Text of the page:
Almost a year ago I made a saison batch that got contaminated, I stored it out of sight(without emptying them) and forgot about it. Suppose I empty the bottle now, wash them good and sanitize them with starsan. Can I use them again or should I throw them away?

  • Hot PBW and a day or two, scrub like crazy inside, less crazy out, and then boil for 10-15 mins.
    – K4 Nerd
    Commented Jul 1, 2019 at 22:48

4 Answers 4


If the bottles are very contaminated say with sediment sticking and or even if they have been open for a while and have fungal growth inside. You still don’t need to throw away, do the following:

  1. Once emptied, wash the bottles with soap and a good bottle brush. Rinse well.

  2. Now boil water, add a teaspoon of bleach to the bottle and add the boiling water. Leave for a day.

  3. After it’s stood and cool - use a bottle brush again and give it a good scrub with the liquid still inside. Then throw out and rinse.

You should have very clean bottles now, so you can start your normal sanitation (no-rinse) process.

I have used this with very soiled bottles - and I’ve never had a problem or contaminated any new batch.

In your case where it’s contaminated but not open with new growth - you won’t have any problems.


Do not only use Starsan. Use water with a bit of bleach added, soak them and clean them, then rinse with a metabisulfite solution.

I did not have any contaminated batches, but in the second half of 2017 I had beers with gushers. I noticed that the chlorine-based cleaning solution I used had gotten old and actually did not contain any chlorine any more. After starting to clean my bottles with a solution of 15 mL chlorine to 6L of water, I got rid of gushing beers in subsequent brews.

It works very well. I had a bottle from West-Vleteren 12 which apparently was not completely clean, containing left over deposits which did not solve easily in water, but the beer inside was drinkable and it did not gush (but it did taste a little bit off).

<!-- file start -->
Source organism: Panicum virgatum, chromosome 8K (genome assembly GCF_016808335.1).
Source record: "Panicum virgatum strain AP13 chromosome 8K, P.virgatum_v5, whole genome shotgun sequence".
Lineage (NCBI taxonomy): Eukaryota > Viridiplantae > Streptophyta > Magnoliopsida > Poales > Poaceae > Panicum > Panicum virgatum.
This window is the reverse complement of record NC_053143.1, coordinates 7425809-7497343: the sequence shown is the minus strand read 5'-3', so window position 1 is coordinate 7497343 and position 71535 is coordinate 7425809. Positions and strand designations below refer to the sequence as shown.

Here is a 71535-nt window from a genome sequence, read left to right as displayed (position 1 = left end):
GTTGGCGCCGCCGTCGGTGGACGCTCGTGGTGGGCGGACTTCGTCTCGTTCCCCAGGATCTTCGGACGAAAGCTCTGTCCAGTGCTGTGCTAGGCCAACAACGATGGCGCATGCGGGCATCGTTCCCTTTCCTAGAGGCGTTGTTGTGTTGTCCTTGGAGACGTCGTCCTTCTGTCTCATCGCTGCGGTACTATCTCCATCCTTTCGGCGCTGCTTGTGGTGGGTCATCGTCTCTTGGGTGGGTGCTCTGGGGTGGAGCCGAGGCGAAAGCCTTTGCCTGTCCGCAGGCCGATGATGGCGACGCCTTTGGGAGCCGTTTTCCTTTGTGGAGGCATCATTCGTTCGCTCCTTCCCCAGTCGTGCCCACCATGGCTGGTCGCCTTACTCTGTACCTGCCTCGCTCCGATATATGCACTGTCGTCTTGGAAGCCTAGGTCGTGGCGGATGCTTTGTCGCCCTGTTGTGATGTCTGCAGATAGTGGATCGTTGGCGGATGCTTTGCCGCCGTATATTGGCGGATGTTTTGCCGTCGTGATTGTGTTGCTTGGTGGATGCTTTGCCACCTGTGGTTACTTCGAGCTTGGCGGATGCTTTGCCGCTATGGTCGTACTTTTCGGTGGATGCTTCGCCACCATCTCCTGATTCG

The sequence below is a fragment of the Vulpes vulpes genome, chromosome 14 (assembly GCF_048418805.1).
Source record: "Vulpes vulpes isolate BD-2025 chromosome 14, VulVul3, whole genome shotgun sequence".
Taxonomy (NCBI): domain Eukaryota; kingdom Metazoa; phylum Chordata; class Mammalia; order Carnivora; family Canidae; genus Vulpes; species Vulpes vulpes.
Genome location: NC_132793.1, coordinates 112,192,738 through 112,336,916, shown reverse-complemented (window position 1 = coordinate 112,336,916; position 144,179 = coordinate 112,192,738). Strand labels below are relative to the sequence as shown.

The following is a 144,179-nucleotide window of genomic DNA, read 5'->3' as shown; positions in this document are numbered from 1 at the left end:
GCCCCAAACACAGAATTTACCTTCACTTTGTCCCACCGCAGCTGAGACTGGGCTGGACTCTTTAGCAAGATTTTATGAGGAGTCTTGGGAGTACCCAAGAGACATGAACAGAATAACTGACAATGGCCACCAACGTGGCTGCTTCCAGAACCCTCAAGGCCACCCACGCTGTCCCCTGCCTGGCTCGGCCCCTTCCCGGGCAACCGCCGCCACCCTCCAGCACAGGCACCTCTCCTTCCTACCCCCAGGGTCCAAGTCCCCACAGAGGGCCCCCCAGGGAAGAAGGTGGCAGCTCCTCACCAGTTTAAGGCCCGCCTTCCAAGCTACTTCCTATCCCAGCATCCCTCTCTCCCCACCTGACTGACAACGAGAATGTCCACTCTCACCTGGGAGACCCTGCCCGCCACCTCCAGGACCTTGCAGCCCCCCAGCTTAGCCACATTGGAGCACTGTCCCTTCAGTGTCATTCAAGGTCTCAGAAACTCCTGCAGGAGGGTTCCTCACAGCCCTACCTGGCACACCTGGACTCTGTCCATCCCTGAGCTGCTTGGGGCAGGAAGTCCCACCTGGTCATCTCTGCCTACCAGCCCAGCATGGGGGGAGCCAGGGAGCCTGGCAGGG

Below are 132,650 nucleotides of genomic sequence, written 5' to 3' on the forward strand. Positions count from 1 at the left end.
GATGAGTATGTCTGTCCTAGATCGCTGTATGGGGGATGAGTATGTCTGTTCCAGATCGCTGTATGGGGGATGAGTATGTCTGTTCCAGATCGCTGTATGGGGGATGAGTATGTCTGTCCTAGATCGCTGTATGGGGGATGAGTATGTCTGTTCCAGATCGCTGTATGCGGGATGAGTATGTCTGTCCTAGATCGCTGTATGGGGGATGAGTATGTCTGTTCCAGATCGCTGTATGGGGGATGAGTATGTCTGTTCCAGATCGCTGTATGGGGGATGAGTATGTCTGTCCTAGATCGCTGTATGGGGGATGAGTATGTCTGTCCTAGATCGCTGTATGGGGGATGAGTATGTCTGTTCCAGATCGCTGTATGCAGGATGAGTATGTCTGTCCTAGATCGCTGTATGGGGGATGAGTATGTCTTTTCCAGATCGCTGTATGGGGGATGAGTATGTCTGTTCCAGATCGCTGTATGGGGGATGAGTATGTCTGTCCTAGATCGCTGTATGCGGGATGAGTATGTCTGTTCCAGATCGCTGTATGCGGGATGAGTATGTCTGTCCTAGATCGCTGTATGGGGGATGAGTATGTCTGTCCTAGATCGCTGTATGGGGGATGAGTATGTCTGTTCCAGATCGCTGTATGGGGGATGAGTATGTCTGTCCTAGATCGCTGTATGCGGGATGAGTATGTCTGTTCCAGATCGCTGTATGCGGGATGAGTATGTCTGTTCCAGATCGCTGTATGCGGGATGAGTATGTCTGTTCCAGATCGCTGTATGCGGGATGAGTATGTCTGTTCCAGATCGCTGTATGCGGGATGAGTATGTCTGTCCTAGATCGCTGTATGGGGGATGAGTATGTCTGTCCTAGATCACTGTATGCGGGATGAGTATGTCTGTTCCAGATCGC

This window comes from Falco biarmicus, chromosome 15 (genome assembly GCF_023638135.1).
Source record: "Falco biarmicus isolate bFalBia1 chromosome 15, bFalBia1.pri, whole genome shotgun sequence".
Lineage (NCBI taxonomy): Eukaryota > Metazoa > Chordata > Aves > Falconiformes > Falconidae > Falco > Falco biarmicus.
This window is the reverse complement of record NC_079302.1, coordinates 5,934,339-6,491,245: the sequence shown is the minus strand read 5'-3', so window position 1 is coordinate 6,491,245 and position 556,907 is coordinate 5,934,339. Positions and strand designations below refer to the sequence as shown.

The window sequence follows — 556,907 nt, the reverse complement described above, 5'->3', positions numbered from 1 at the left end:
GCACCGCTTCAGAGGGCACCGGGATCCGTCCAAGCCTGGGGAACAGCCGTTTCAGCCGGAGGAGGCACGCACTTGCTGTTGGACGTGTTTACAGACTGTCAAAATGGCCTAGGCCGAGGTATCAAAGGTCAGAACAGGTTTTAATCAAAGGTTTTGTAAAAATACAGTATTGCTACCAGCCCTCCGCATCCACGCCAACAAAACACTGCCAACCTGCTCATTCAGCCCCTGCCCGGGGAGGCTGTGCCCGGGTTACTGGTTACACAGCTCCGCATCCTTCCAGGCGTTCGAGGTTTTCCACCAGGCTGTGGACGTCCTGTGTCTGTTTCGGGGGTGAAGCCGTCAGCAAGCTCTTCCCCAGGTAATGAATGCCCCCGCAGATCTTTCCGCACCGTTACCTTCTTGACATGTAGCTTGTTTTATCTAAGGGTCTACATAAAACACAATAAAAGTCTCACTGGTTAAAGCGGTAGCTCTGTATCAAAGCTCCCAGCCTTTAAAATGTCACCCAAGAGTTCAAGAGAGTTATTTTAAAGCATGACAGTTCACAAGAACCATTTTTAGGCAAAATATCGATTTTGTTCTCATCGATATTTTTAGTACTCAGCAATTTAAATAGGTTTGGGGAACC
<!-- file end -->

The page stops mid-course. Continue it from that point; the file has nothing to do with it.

I would actually recommend different chemicals than the others. If you want to be really sure, and have gloves and goggles, I would recommend hot caustic to clean the crud out of the bottles. This is pretty foolproof, but a bit dangerous, so only take this path if you're confident in your safety procedures. The next best bet would be to use a percarbonate cleaner, like napisan, PBW, or similar. This works about as well as caustic, if a little slower, but is much much safer. Make sure you clean the inside AND the outside of the bottles, then after rinsing, inspect against the light. If you see any dirt, wash again (you wash the outside so that you know if there's dirt inside). After washing, sanitise as usual.

Edit: I would also recommend avoiding soap. Any soap residue will kill head, and it's less effective than caustic/PBW anyway. I would personally avoid chlorine based compounds, any poor rinsing will leave unpleasant residues.


When cleaning suspect bottles is concerned, I personally prefer caustic soda. This is generally considered the nuclear weapon of cleaning and is not usually required for normal cleaning jobs, but when I get bottles that have been standing in someone's driveway for a few months and have stuff growing in it not previously known to Man, accept no substitute. I have also used it for bottles that contained contaminated batches (both with bacterial and wild yeast infections) with good results. The caustic removes molds, yeast residues, tar from cigarette butts, garden refuse, snails and anything else you care to imagine.

* CAUTION * Caustic soda is nasty stuff. Wear gloves and goggles when using it, and always add caustic soda to water, never the other way around.

Make a nice, strong, luke-warm solution of caustic, let the bottles sit in it overnight, rinse with plenty of clean running water the next day. They'll be sqeuaky-clean and ready for use after normal sanitizing.

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